Academic journal article Phi Delta Kappan

Transforming Leadership Programs: Design, Pedagogy, and Incentives: In Order to Prepare Administrators to Lead Schools That Provide Educational Opportunities for All, Ms. Stein Argues, Ed Schools Need to Make Three Critical Changes

Academic journal article Phi Delta Kappan

Transforming Leadership Programs: Design, Pedagogy, and Incentives: In Order to Prepare Administrators to Lead Schools That Provide Educational Opportunities for All, Ms. Stein Argues, Ed Schools Need to Make Three Critical Changes

Article excerpt

If schools of education are to remain relevant in this era of accountability, they must approach the preparation of school leaders as part of an urgent social justice agenda. At the heart of this agenda is the improvement of access to educational opportunities for all children, a goal to be accomplished through instructional leadership grounded in theories of organizational change. This agenda will require Ed Schools to make three critical changes: they must 1) improve program design in partnership with practitioners, 2) revamp pedagogy, and 3) design incentives that reward faculty members for engaging in innovative program design and delivery.

Improving design. To develop programs focused on preparing school administrators to lead instructional improvement, Ed Schools must form meaningful partnerships with practitioners and go through a three-step process. First, these partners must work together to craft a set of job-relevant performance standards and essential competencies that all program graduates will meet or exceed. (1) Second, these partners need to base the curricular scope and sequence of the leadership program on these performance standards and competencies, thus aligning the program with the professional practices it is designed to prepare graduates to perform. Third, these partners must develop collectively a pedagogy that both sustains adult learning and equips aspiring aspiring leaders with the skills, knowledge, and habits of mind necessary for transforming schools. (2)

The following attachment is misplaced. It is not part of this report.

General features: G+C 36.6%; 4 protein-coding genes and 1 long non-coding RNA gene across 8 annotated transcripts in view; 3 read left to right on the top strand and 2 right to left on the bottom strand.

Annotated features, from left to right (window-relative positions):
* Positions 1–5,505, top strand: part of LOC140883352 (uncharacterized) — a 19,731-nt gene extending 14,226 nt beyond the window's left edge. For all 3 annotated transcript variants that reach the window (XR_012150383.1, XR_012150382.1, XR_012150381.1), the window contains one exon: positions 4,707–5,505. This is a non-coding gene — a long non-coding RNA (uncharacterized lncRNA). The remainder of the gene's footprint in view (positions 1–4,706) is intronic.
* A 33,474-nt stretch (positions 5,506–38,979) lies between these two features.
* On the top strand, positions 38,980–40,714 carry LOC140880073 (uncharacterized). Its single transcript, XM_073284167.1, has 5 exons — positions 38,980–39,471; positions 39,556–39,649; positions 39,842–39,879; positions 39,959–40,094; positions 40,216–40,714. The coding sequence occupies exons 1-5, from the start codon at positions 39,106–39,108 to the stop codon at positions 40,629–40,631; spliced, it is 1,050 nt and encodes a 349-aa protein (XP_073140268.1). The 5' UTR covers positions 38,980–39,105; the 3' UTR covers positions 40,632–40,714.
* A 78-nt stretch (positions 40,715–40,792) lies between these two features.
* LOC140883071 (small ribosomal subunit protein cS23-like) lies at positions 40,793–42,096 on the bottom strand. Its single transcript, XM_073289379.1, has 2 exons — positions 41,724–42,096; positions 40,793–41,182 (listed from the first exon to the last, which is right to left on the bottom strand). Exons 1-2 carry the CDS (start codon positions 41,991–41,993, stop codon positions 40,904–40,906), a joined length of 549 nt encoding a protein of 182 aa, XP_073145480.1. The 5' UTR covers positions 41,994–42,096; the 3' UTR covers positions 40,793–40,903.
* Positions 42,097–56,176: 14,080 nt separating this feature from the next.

Revamping pedagogy. In my experience, the most effective way to sustain adult learning and to achieve these curricular ends is problem-based learning. PBL simulates the work of a principal in the controlled setting of the university classroom. At its best, by having future school leaders address authentic problems that closely mirror the realities of the job, PBL enables them to develop the "muscle memory" they will need to analyze complex systems even as they act within them. (3) More realistic than the case-study method, PBL puts aspiring leaders in the position to make decisions, face the consequences, role-play interactions with various constituents, and learn by doing. Indeed, PBL reflects the best of what we know about adult learning. (4)

PBL allows students to practice being principals by facing comprehensive problem scenarios that mimic the conditions of real schools (including such details as student performance data, staff profiles, building floor plans, budgets, and so on). And the assignments given mimic the work of a principal (including such tasks as writing memos to staff, planning for professional development, observing teachers, and making master schedules). Organized into project teams, the students complete reality-based assignments while they learn to delegate responsibility and hold their teammates accountable, hone their interpersonal skills, and enhance team learning. Faculty members foster this learning through coaching and, when the content requires it, direct teaching in the form of mini-lessons.

In revamping the pedagogy, professors and practitioners must work together to determine what parts of the curriculum need to be simulated, what parts need to be taught directly, and what parts are best learned on the job. The more a program's work reflects the actual work of school leadership, the more effective its graduates will be at leading instructional improvement.

Unfortunately, few faculty members have observed or experienced PBL. And, as much as Ed Schools claim to focus on teaching and learning, they typically pay scant attention to their own faculties' pedagogical practices. …

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